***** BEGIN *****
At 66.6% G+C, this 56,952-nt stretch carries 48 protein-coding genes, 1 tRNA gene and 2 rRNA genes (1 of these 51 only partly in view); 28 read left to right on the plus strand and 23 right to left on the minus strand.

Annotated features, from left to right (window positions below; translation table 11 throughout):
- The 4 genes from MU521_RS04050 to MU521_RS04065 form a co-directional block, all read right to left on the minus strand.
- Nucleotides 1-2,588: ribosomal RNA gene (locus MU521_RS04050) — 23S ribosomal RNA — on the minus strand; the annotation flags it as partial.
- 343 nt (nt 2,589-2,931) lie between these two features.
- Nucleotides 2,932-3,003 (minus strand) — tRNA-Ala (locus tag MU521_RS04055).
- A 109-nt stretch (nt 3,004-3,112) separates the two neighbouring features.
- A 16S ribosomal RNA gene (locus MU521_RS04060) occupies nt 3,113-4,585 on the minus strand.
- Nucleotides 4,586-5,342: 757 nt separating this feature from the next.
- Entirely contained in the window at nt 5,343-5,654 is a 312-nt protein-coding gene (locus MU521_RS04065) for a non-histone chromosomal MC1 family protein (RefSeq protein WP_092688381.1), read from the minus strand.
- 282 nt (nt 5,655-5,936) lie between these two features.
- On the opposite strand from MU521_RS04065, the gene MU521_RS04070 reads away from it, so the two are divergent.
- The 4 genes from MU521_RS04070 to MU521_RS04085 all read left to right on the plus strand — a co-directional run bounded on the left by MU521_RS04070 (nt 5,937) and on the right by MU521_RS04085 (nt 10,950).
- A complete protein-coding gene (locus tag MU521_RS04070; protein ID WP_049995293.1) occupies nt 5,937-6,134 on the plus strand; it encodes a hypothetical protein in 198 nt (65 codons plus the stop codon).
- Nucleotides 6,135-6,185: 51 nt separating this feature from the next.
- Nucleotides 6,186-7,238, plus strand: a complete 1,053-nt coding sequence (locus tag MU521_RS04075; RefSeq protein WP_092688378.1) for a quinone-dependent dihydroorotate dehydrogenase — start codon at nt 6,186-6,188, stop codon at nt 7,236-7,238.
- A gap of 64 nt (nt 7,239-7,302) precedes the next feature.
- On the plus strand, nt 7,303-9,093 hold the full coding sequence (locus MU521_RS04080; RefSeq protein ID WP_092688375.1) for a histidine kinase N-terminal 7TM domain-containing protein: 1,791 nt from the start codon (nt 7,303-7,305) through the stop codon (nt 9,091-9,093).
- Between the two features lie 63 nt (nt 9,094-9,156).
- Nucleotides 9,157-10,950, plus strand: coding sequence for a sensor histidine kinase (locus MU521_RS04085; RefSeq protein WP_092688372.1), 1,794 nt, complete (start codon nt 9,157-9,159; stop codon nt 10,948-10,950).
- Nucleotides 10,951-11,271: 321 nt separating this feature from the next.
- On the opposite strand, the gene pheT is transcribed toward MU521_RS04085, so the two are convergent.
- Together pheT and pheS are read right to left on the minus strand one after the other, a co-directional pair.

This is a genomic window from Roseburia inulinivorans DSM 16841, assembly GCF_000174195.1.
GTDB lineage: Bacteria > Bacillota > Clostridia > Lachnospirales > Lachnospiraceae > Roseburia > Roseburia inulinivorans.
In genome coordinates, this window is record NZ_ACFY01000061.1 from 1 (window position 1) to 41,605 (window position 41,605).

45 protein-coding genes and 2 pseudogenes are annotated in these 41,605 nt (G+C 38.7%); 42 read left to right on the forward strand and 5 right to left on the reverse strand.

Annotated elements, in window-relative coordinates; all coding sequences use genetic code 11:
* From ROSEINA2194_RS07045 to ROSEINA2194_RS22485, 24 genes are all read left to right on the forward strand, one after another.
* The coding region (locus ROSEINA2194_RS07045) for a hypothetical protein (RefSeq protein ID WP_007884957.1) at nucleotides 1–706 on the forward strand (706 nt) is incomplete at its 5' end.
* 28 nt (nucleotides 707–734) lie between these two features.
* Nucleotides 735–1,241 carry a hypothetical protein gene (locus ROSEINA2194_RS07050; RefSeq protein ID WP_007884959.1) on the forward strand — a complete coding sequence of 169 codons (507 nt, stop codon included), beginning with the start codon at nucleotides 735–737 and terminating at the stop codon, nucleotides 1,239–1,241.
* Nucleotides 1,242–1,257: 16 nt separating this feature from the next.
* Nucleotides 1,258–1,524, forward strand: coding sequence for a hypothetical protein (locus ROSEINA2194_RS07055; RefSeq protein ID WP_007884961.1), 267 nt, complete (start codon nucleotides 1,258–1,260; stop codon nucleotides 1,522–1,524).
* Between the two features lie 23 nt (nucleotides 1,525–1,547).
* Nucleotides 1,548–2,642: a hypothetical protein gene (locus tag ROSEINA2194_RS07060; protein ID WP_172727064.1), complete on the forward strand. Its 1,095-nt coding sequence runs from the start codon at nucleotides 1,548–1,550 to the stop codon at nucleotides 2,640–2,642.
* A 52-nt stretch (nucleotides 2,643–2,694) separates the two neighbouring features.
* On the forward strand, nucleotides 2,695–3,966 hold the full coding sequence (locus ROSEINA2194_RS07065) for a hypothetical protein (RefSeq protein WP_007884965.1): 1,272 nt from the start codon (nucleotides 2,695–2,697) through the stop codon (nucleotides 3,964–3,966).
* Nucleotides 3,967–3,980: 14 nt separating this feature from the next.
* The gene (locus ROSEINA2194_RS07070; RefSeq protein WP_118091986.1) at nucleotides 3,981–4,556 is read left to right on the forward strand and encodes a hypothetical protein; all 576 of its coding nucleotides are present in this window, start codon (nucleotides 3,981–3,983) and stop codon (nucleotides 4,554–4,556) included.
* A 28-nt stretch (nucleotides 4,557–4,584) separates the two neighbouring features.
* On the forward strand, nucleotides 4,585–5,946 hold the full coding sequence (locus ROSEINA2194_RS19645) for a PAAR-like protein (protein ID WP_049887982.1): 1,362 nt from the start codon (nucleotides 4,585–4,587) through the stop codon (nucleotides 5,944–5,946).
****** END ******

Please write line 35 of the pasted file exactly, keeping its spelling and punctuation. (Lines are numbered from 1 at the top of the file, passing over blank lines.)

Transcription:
* Between the two features lie 23 nt (nucleotides 1,525–1,547).